Game play: All players each have a set of organs and the objective of the game is to remove your opponents’ organs before they remove yours. Players use related afflictions, immunity and tactical cards to  attack your opponents while protecting themselves. For example, you could give gallstones to an opponent’s gallbladder. The last person to survive with at least one organ wins.

Age Suitability: Age 10 and above
Number of Players: 2 to 6
Game Time: More than 30 minutes

5) 7 Wonders

7 wonders Source: Amazon

Verdict: This addictive game can be quite complex with large number of mechanics in it. First time players may find it difficult to understand the rules of the game at first. The best way to learn it is to just play it and learn along the way. Younger children may take a couple of games to grasp as 7 Wonders require a lot of strategy-thinking. Many parents have commend that their children learn a lot and even memorised all seven ancient wonders in the world.

Game play: In a nutshell, players are leading an ancient civilization to become a world power. Players can develop their civilization as military powerhouse, establish merchant state, or master science & technology. The game is divided into 3 rounds (known as Ages). At the beginning of the first Age, players has 7 cards in their hand. They must choose only one, play the card and then passes the remaining cards to the player on their left.  With that one card in their hand, they can either:

  • Discard the card to get 3 additional coins from the bank
  • Activate it if they can meet the requirements. Do not that, the same card cannot be played twice
  • Use it to construct a piece of wonder on the game board if they can meet the requirement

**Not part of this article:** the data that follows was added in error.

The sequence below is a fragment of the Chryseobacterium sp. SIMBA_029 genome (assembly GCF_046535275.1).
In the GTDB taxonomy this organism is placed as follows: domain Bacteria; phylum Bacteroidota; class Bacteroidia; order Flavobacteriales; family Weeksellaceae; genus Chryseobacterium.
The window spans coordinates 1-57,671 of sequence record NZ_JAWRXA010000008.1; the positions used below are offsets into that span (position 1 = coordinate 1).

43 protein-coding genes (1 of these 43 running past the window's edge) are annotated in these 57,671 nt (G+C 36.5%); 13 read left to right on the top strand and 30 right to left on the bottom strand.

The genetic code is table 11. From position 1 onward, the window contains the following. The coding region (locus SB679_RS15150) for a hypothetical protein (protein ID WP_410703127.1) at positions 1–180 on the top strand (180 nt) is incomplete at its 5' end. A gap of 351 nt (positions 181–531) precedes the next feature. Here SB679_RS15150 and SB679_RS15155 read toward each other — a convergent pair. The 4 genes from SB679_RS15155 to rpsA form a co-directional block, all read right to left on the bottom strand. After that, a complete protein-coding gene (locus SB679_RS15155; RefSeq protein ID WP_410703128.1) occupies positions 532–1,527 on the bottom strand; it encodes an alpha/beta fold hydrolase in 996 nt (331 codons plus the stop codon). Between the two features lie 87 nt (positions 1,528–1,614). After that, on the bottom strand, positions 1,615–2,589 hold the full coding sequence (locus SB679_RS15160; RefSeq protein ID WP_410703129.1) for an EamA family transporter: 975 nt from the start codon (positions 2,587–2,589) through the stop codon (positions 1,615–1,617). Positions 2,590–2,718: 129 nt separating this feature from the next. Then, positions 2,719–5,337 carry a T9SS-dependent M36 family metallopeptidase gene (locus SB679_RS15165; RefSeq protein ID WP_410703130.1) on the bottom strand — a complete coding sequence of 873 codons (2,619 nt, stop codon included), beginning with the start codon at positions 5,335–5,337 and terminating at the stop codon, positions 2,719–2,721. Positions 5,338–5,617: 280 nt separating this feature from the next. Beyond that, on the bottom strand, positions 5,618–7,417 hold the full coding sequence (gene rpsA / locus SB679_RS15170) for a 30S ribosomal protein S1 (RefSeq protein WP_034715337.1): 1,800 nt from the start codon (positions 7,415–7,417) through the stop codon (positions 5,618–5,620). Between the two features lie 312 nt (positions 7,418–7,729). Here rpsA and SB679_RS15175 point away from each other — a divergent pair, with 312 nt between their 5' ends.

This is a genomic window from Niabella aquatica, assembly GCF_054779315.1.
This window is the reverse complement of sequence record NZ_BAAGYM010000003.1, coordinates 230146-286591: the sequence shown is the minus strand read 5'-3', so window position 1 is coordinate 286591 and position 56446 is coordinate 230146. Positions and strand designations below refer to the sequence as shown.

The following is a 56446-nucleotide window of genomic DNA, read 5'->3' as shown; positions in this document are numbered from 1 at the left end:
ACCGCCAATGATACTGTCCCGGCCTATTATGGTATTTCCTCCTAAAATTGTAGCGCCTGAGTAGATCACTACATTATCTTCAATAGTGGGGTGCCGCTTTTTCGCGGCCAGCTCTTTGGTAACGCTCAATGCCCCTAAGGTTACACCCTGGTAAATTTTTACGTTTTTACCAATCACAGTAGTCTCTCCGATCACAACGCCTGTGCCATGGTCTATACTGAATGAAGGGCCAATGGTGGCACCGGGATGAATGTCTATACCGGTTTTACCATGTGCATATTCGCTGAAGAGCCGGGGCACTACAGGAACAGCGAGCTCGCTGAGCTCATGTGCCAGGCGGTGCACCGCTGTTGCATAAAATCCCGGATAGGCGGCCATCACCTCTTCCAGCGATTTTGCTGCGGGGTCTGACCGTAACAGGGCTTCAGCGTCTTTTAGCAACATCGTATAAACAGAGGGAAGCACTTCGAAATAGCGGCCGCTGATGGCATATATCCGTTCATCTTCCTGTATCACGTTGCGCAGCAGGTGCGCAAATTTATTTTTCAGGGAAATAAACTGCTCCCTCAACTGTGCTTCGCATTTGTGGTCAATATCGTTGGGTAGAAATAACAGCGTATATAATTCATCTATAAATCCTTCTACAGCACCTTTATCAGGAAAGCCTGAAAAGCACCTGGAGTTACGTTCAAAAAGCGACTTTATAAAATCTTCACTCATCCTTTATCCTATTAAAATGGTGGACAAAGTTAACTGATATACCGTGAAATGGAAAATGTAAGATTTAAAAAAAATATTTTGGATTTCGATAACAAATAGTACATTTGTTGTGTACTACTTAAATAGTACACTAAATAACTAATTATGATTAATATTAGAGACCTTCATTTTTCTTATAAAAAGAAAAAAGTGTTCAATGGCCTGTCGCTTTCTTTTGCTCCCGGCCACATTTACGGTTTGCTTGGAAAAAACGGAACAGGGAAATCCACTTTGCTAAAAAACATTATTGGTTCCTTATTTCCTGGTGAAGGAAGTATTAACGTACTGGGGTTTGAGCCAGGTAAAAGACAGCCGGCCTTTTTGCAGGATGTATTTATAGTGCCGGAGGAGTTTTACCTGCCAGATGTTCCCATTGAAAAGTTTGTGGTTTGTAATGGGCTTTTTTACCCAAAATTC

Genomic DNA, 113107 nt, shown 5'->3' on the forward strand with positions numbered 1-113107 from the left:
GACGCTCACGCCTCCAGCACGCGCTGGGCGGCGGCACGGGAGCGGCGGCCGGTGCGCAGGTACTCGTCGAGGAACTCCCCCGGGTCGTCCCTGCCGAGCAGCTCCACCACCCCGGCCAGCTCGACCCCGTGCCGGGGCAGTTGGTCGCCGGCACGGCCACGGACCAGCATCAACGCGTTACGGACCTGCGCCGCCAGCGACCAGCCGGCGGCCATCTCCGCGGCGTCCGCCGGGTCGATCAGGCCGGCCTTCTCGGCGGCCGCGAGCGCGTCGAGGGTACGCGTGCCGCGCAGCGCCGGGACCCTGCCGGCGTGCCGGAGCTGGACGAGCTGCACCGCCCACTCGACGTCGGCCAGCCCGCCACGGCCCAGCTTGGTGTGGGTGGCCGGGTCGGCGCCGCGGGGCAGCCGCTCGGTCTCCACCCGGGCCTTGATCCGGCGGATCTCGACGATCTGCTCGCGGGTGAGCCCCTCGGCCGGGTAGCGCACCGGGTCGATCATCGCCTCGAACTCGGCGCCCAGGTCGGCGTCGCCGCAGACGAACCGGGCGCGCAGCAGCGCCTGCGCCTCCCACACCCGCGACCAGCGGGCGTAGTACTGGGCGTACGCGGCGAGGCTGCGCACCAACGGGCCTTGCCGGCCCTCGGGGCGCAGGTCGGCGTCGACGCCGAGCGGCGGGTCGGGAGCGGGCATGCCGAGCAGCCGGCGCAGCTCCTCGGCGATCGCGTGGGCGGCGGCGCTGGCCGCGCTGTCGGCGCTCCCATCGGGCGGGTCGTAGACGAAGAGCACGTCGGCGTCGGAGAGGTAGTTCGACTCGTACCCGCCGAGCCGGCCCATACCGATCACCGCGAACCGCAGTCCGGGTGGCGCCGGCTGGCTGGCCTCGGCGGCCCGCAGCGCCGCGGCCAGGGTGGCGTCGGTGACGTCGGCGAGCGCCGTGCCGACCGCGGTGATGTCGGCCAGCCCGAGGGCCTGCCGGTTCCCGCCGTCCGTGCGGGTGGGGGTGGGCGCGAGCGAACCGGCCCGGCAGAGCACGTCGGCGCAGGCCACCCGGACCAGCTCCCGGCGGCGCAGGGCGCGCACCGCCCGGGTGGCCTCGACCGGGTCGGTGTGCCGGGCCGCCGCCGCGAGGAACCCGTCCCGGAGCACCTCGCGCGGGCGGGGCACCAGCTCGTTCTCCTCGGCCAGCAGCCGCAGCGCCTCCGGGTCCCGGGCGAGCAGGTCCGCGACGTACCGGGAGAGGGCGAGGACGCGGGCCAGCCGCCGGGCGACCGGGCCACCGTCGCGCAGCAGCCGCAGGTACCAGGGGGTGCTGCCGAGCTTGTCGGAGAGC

The process repeats until players are left holding two cards, whereby one card is then selected for a final action and the other is discarded. The player who has the most developed civilization after the third Age wins the game.

Age Suitability: Age 10 and above
Number of Players: 2 to 7
Game Time: 30 minutes

6) Codenames

codenames Source: Nzgameshop

Verdict: Codenames is a challenging game, suitable to train your children’s critical thinking and English vocabulary. The game is basically about 2 rival spymasters who know the secret identities of 25 agents. Their teammates know the agents only by their Codenames. They must guess them based on a one-word clue given by their spymaster, without running into an assassin. Be prepared to crack your head, thinking of just one word to link as many words as you can for your teammate to guess in the fastest time! My personal favourite, if you ask!

Game play: Split the players into two teams to compete to see who can make contact with all of their agents first. The starting team has 9 words to guess while the other team has 8. At each round, the spymaster of the team can only give a one-word clue and the number of words that is related to the clue. While guessing the words, players must avoid choosing those that belong to the opposing team and also the assassin. Once you run into an assassin, you automatically lose the game. The team who can guess all their words first wins the game!

Age Suitability: Age 12 and above
Number of Players: 2 to 8
Game Time: 15 minutes

There you have it! Our recommended card games to play with your kids and teens. Which are your favourites? Let us know your picks in the comments below! If you love these games, you’ll also be interested to explore “Board Games to Play with your Kids & Teens” and “Fun Activities to do with your Kids at Home“.